The Clinton Symphony will be presenting their ‘Music of the Holidays’ concert on Saturday, December 8, 7:30 pm at Clinton High School. As part of the concert, we’ll be enjoying our favorite classic music of the season: Sleigh Ride, the Christmas Song, and a rousing sing-along to A Christmas Festival. Enjoy the following program notes about these pieces, and we’ll see you Saturday!
Leroy Anderson (1908-1975) got the idea for the theme of Sleigh Ride as he dug in his Woodbury, Connecticut, yard for water pipes during a heat wave in 1946. As he dug and the perspiration soaked his clothes, he thought of a tall glass of ice water to quench his thirst, a thought that turned to winter and snow and then to racing over the countryside in a horse-drawn sleigh with a sharp, wintry breeze whipping across his cheeks. With those thoughts in mind, the composer conjured up a melody.
Anderson’s new ‘holiday’ miniature premiered at a May 1948 concert of the Boston Pops. It was such an immediate hit with the public that several recorded versions appeared within a year, including one with Arthur Fiedler and the Boston Pops and one with the composer conducting.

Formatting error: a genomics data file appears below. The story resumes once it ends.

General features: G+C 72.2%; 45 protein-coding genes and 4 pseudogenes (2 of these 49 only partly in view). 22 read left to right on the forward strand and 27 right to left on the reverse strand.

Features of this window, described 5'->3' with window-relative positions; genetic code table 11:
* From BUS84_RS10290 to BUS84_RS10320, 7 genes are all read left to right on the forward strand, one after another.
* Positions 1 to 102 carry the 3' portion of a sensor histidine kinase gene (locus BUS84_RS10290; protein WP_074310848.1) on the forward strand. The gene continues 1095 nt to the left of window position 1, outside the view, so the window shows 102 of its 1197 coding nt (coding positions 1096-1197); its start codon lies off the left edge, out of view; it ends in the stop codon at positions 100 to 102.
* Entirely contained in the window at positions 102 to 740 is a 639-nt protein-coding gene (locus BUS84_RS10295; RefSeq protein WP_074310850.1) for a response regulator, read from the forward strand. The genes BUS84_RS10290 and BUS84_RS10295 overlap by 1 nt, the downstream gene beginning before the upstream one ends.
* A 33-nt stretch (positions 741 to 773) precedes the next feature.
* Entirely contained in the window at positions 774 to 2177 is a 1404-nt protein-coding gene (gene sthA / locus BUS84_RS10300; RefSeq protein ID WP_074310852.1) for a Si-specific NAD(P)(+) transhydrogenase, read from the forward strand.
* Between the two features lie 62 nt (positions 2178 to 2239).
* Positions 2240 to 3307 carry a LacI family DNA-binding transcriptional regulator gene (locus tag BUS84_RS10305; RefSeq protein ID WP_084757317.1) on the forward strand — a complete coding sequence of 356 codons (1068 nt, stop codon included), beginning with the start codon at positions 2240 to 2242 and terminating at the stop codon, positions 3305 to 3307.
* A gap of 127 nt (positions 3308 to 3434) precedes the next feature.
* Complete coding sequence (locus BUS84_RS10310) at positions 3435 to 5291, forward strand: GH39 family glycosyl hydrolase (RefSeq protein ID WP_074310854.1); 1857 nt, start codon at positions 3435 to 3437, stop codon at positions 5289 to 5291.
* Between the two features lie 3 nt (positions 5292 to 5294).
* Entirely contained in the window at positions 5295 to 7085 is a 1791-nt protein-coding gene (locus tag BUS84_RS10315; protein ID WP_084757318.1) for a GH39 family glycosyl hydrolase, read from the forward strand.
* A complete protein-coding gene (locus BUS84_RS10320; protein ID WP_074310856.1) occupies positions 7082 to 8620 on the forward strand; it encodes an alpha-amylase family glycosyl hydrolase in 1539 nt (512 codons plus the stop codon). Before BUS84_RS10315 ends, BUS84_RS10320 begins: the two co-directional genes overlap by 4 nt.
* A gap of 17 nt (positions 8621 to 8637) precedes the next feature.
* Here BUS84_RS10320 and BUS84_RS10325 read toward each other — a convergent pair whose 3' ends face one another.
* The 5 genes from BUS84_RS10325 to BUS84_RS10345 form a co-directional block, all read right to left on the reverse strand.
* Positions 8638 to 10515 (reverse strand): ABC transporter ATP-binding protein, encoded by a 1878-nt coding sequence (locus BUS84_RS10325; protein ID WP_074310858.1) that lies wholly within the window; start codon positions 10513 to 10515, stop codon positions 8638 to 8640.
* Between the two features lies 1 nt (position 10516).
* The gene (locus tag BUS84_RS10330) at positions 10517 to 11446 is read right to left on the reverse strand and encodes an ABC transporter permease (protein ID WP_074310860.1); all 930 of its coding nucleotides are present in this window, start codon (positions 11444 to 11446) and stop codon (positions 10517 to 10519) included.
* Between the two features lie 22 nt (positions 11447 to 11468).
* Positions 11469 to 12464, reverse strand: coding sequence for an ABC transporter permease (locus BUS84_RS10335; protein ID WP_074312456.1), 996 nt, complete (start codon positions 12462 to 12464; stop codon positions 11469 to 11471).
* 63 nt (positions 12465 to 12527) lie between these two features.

A concert overture, A Christmas Festival was arranged in 1950 by Anderson as a showpiece for his own orchestra. The compilation of melodies illustrates both the secular and religious aspects of the season. It includes Joy to the World; Deck the Halls; God Rest ye Merry, Gentlemen; Good King Wenceslas; Hark! The Herald Angels Sing; The First Noel; Silent Night; Jingle Bells; O Come All Ye Faithful.
Mel Tormé (1925-1999), the ‘Velvet Fog,’ wrote over 300 songs during his career as ‘the epitome of the lounge singer,’ but only one remains today as a classic. And like much other music of the season, The Christmas Song came about by chance. Tormé stopped by the studio offices of his friend and lyricist Robert Wells on a sweltering hot summer day in 1944, and…
I saw a spiral pad on his piano with four lines written in pencil. They started, `Chestnuts roasting … Jack Frost nipping … Yuletide carols … Folks dressed up like Eskimos.’ Bob didn’t think he was writing a song lyric. He said he thought if he could immerse himself in winter he could cool off. Forty minutes later that song was written. I wrote all the music and some of the lyrics.
The first issued recorded version with the Nat King Cole Trio was recorded in August 1946 with string quartet, harp and drum. This record was released in November 1946 and immediately became a best seller for Cole, who recorded newer versions of the classic with each change in recording technology. The 1961 Cole version is considered by many to be the definitive version of the song.
Program notes by William Driver